After the nonpartisan Congressional Budget Office (CBO) released a report estimating that a $10.10 minimum wage would eliminate as many as one million jobs, the White House scrambled to discredit it. In a lengthy press statement, the administration argued that the CBO’s conclusions did not “reflect the current consensus view of economists.” In a follow-up phone call with reporters, Jason Furman – chair of the White House Council of Economic Advisers – said that “zero is a perfectly reasonable estimate of the impact of the minimum wage on employment.”
Last year, however, the White House was singing a very different tune on $10.10.
According to the Washington Post, the White House initially “rejected a figure so high, worried that it could destroy jobs…” Seth Harris, who was acting Labor Secretary at the time, explained the White House’s thinking further: “We wanted to ensure it was a moderate increase in the minimum wage so we didn’t spark any negative effects on employment.”
Read that again: Just one year ago, the White House was concerned that a $10.10 minimum wage would create “negative effects on employment.” Today, it argues (contrary to the CBO) that “zero” effect from $10.10 is a reasonable estimate.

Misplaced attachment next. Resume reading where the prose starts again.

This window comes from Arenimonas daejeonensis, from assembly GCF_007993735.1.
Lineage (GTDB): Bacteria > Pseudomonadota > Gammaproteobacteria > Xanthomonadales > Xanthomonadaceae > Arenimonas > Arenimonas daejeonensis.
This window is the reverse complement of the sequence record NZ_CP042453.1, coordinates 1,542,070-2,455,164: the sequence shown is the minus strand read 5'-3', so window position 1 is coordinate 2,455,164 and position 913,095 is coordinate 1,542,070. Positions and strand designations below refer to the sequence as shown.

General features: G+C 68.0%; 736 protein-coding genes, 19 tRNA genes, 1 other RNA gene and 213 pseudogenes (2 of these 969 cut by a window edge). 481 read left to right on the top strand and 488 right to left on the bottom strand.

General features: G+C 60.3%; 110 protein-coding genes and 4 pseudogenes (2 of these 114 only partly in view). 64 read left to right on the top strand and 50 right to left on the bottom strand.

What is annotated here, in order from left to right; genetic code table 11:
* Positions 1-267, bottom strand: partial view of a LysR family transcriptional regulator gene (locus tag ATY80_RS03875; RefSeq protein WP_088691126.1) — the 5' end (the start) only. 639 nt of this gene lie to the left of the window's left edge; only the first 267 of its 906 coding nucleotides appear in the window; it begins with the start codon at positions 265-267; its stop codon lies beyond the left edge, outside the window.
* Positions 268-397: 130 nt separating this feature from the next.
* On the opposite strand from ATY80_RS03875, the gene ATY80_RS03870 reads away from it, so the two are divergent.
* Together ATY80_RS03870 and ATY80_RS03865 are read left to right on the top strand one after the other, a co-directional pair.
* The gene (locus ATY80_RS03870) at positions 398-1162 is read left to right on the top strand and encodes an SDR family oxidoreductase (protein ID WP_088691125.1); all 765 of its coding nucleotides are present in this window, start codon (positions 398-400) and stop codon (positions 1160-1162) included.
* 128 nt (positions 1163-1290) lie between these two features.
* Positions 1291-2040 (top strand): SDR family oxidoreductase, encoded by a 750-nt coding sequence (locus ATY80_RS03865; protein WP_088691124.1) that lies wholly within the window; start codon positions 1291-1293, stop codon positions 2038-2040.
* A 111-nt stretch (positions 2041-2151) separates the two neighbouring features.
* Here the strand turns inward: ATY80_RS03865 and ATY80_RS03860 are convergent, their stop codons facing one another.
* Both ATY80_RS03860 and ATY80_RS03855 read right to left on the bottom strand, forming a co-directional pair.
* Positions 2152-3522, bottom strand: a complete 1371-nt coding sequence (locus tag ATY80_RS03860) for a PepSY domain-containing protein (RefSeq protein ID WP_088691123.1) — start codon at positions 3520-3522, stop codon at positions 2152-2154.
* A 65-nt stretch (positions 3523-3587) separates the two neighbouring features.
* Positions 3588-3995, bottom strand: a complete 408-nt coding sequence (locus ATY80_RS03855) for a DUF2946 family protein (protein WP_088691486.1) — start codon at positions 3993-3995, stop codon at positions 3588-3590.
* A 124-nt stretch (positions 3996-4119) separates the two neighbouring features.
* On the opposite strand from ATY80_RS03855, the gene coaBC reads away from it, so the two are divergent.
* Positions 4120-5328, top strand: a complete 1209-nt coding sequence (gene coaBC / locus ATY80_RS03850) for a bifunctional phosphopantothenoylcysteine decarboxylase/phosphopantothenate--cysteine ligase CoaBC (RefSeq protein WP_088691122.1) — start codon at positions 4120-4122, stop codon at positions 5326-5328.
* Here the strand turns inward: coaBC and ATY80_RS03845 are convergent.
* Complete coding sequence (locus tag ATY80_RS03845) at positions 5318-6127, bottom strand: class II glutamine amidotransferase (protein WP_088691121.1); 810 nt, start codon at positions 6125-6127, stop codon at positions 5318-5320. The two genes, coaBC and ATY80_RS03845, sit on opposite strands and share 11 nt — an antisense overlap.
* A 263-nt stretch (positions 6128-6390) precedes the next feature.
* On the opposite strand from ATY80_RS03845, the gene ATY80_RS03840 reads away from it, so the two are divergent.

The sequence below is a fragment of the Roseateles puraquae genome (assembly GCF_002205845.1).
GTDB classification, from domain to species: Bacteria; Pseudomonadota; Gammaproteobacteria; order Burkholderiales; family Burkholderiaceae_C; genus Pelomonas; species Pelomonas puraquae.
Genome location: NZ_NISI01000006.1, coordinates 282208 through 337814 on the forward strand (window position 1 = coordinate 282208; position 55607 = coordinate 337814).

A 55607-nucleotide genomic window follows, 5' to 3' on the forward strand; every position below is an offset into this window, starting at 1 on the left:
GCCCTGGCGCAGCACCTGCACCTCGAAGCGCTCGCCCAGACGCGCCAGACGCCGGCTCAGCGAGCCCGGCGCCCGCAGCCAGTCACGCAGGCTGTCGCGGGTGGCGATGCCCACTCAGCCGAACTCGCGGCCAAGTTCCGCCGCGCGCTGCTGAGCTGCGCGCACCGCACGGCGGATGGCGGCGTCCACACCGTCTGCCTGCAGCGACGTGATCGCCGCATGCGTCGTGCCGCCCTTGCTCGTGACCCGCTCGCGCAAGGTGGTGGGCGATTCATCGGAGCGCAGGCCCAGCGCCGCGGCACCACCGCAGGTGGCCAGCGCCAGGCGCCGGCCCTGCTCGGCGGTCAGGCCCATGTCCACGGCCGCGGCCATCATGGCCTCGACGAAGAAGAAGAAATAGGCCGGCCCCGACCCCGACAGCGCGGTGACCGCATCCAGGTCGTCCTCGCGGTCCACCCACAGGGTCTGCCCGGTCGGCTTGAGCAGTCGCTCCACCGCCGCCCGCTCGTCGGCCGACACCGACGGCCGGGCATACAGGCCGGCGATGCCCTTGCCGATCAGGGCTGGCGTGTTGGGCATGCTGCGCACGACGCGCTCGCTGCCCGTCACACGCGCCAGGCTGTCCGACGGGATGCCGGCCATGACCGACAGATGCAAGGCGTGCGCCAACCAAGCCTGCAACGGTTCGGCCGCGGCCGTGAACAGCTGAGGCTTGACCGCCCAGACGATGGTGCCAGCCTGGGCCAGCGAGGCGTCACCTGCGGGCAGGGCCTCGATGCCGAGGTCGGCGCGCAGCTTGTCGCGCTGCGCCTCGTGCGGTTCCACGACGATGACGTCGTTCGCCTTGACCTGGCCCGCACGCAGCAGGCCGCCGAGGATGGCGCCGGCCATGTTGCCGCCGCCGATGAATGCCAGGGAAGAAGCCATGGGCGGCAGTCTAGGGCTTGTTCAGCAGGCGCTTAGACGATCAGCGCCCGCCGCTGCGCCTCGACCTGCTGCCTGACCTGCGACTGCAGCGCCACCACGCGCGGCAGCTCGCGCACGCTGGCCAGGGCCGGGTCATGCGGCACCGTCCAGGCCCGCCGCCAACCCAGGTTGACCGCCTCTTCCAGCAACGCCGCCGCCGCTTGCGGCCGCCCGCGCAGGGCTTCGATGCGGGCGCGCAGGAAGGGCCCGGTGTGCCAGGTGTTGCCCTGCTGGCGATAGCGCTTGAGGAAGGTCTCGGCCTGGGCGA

What’s changed in the last year? Certainly the labor market for directly-affected employees such as teens has not improved much. The unemployment rate for this group is still lingering above 20 percent. Rather, what’s changed is the political environment: 2014 is an election year, and both the Associated Press and The New York Times have reported that support for a higher minimum wage is a key component of Democrats’ election-year strategy. With unions and the party’s liberal base rallying around the $10.10 figure, it would be very difficult for the President to explain his concern about a minimum wage set so high.
It may be politically expedient. But it comes at a cost for the least-skilled employees–a fact that the White House was well aware of last year.